Monday, December 8 is the start of New Jersey’s Six-day Firearm Deer Season. The Six-day or traditional “buck” season runs this year through December 13. The New Jersey black bear hunting season is held concurrently with the Six-day Firearm Deer Season in an area west of I-287 and north of I-78.
The deer season bag limit is two antlered deer. Bowhunters may also harvest a buck during the Six-day Firearm season with a bow, as long as they have a current bow and firearm license, or all-around license.
Participants in New Jersey’s black bear hunting season are required to have a Black Bear Hunting Area Permit for the area they hunt in and a current Firearm or All-around Hunting License. There are four bear hunting areas open to hunting in New Jersey; hunters are restricted to hunt only in the area for which they possess a permit. Hunters may possess permits for two separate areas but are limited to one black bear for the season.
There are about 2,500 bears in the state down from 3,400 in 2010 when the state’s controversial bear hunt resumed after being absent for 5 years. Last year, 251 bears were harvested, 287 in 2012, 469 bears in 2011 and 592 bears were harvested in 2010.
Since the 1980’s the Garden State’s black bear population has increased and expanded its range both southward and eastward from the forested areas of northwestern New Jersey. Within the most densely populated state in the nation, black bears are thriving and have been confirmed in all 21 of New Jersey’s counties.
The most common bear problem New Jersey’s residents experience is black bears getting into their garbage. Bears are attracted to neighborhoods by garbage odors, so properly securing your garbage is one of the best ways to prevent bears from becoming a nuisance in your community.
As bears head toward winter hibernation, they need to eat 20,000 calories per day; garbage that hasn’t been bear-proofed is an easy target. According to the Division of Fish and Wildlife, “the main source of unnatural foods for black bears in New Jersey is garbage.” Animal-rights activists and state officials say that bear-proof trash cans and other conditioning techniques could limit or eliminate the need for a hunt.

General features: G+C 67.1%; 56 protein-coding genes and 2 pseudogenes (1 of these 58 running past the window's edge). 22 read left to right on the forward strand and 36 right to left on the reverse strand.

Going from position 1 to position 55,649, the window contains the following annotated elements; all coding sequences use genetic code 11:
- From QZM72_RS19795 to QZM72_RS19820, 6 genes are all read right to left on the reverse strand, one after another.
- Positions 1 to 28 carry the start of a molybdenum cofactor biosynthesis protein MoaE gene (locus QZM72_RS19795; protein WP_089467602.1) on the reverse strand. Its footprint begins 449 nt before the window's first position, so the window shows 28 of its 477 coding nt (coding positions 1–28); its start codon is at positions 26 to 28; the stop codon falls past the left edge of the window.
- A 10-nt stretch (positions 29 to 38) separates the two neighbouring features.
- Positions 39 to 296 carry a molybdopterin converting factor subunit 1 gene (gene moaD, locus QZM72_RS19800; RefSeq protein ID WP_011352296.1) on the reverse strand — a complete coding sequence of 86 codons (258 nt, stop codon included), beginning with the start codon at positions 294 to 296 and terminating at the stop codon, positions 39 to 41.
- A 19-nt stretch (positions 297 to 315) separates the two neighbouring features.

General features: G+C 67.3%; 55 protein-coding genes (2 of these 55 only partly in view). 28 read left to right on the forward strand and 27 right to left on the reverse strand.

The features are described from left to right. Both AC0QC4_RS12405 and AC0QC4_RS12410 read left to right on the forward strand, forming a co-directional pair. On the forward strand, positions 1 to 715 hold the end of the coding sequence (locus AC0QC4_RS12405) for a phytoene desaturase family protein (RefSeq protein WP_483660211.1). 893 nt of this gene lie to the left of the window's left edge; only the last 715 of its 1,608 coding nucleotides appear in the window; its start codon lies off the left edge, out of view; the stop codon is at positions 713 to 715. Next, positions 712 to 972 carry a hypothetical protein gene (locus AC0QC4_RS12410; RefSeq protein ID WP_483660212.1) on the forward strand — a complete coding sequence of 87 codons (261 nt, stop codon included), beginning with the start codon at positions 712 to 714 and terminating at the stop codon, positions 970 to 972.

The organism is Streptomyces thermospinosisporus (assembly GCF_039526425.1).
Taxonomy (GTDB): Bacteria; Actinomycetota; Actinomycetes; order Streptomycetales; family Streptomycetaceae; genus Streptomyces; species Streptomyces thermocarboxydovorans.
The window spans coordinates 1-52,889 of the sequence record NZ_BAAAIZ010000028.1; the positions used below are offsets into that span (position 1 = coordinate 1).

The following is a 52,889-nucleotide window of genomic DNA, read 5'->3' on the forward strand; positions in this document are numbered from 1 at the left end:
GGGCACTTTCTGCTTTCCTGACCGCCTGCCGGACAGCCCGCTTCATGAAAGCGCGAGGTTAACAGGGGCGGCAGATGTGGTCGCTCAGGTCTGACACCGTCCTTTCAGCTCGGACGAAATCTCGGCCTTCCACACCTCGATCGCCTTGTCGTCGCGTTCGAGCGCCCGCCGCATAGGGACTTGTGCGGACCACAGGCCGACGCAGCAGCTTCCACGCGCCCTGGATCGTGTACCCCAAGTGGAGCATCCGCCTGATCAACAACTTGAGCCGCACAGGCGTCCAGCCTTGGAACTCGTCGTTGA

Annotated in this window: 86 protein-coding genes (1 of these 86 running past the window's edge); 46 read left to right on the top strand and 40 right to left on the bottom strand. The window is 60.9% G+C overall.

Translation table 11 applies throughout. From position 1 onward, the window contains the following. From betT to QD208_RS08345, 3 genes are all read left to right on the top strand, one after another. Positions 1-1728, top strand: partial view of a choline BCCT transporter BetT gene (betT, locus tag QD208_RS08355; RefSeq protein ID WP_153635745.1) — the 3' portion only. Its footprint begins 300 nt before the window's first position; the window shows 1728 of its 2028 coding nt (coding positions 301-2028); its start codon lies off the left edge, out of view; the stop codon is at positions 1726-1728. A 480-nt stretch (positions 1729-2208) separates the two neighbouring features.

On September 21, 2014, a fatal predatory black bear attack occurred in West Milford, Passaic County, resulting in the death of a 22-year old male student from Rutgers University. It is the first documented bear fatality in New Jersey’s history.
Though extremely rare, (63 since 1900) such fatal predatory attacks do occur throughout black bear habitat in North America, including New York, Virginia, and other East Coast states. Predatory attacks can occur with little or no warning, unlike the actions of a bear that considers a person too close or threatening and may signal its unease by emitting a series of threatening huffs or popping sounds by snapping its jaws and/or swatting the ground.
Most bear attacks are done by predatory males and not by mother bears protecting their cubs as most people believe.
The public is advised that this tragic event is far from the typical of usual bear/human interaction that occurs in New Jersey. While most bears will avoid people entirely if aware of their presence, the high bear density in New Jersey, particularly in the northern counties, and widespread human development and density, means people often come into contact with bears. It is best to know what to do and what not to do in an encounter with a bear and to try and avoid encounters in the first place.
“Black bear sightings and incidents across the state, in general, have declined for the past few years, especially as we reduce the number of bears overall and people better understand how to co-exist with them,’’ said Dave Chanda, director of the State Division of Fish and Wildlife.
Still, bears continue to break into homes, invade campsites, kill livestock, family pets and rummage through people’s garbage. Many have lost their fear of man, not running from loud noises, such as the banging of pots and pans, and some have even walked across shooting ranges during target practice.
You can reduce the risk of interactions with bears by taking a few simple steps. Most important, do not feed bears, intentionally or unintentionally. Bears that learn to associate food with people, and their homes and living areas, can become nuisance bears that forage in neighborhoods looking for easy sources of food.
It is illegal to intentionally feed black bears in New Jersey and punishable by a fine of up to $1,000. But a more common problem is unintentional bear feeding by homeowners. By taking a few easy steps, you can dramatically reduce the potential of bear encounters. Secure your trash and eliminate obvious sources of food, such as pet food on decks, easy-to-reach bird feeders, or food residues left in barbecue grills. In areas regularly frequented by bears, livestock and beehives should be protected with properly installed electric fences.
Report black bear damage or nuisance behavior to the DEP’s 24-hour, toll-free hotline at 1-877-WARN DEP (1-877-927-6337).